Her sister gets angry too but there’s definitely a qualitative difference; a strong wind to a hurricane comes to mind.”
Other parents also describe the relationship between increased OCD symptoms and rage:
“I’ve also noticed a correlation at times with the OCD. My son has especially run into this at school, where he might be silently obsessing on some subject and then the teacher ‘interrupts’ the obsession with the reality of schoolwork! Yet he was afraid to admit to the teachers that he was obsessing in his mind, because the subjects of obsession were often bizarre or frightening. The teacher would intervene, he would explode in rage, and the teacher would then be completely bewildered.
Usually he shows some signs of agitation – extra movement, extra chatty, etc. when he starts to get into this stage. The teachers are starting to learn to recognize that when he starts showing signs of extra ‘anything’, it is time to send him to resource and get him out of the regular class – rather than wait for the crescendo and rage.”
“my 11-year-old daughter, [D], has suffered from rage attacks since about age 3. we kept thinking her “tantrums” would decline with age, but were sorely mistaken. the first time we got any real relief was after she started on prozac for ocd and depression at age 7. (our neuro informed us that depression in children typically takes on the form of severe anger and not the depression as seen in adults, i.e.: low mood, sleeping, etc.) the prozac worked like a miracle drug and served us well for about 2 years. at that point, it interfered with her sleep pattern and caused problems at school. 🙁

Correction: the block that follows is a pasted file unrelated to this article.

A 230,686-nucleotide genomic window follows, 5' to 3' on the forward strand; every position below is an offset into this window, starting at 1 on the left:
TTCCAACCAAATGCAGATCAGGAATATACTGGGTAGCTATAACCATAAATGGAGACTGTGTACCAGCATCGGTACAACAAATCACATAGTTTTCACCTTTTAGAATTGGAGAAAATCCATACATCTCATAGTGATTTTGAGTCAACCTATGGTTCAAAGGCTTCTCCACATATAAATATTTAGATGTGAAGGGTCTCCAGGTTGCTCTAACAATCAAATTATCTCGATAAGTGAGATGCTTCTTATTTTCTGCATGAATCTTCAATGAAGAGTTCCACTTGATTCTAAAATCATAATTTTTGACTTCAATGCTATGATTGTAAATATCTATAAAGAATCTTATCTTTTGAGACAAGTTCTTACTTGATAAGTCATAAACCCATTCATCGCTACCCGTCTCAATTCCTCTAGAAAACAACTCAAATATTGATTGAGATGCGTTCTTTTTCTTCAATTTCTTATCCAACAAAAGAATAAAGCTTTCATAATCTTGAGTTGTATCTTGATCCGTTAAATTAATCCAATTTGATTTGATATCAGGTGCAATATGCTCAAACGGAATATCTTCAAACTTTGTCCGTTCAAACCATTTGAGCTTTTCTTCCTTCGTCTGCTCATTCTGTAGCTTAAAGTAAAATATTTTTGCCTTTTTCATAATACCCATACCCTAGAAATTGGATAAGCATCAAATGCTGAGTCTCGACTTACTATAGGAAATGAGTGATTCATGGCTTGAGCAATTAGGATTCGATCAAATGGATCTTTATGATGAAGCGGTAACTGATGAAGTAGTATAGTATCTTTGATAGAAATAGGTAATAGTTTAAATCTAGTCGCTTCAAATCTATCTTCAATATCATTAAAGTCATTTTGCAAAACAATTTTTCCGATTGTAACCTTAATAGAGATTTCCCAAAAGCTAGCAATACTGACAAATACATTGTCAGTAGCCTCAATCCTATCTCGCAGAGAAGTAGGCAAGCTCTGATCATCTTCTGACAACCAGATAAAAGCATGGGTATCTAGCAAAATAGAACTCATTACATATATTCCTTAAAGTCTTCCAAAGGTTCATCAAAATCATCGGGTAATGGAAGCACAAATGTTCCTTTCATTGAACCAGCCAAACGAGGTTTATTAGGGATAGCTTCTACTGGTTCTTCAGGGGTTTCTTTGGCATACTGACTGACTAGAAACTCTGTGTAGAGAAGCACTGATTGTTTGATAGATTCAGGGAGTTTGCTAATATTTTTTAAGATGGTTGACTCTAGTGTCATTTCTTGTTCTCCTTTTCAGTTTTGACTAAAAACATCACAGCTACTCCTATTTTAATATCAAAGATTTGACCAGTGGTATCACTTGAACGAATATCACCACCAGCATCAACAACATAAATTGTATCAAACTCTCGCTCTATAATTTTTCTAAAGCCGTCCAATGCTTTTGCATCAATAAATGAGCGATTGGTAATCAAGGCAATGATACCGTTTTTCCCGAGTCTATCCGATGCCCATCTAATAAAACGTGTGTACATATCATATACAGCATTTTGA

… one thing to keep in mind that helped me to be more understanding…when [D] doesn’t get her way, it’s because, i’ve come to realize, that her ocd is in control. not just the hand washing and repetition part of ocd, but the fact that she is fixated on whatever she wants and has to relieve her obsession/compulsion by getting whatever she is after, i.e.: toys, candy, playmates to visit or spend the night, etc. the problem is, as soon as she gets what she wants, it’s not enough and she moves on to the next thing. i read in a book one time where a mother wrote, “if my son has 100 pieces of candy he wants 101.” it’s not about needing more, they just get so obsessive and impulsive. “
So the answer to the question, “Are there any warning signs of a rage attack?” appears to be “yes, but that doesn’t mean that the student or others around him or her will always be able to spot the triggers or warnings.” With time and careful observation, the triggers or antecedent conditions can usually be identified.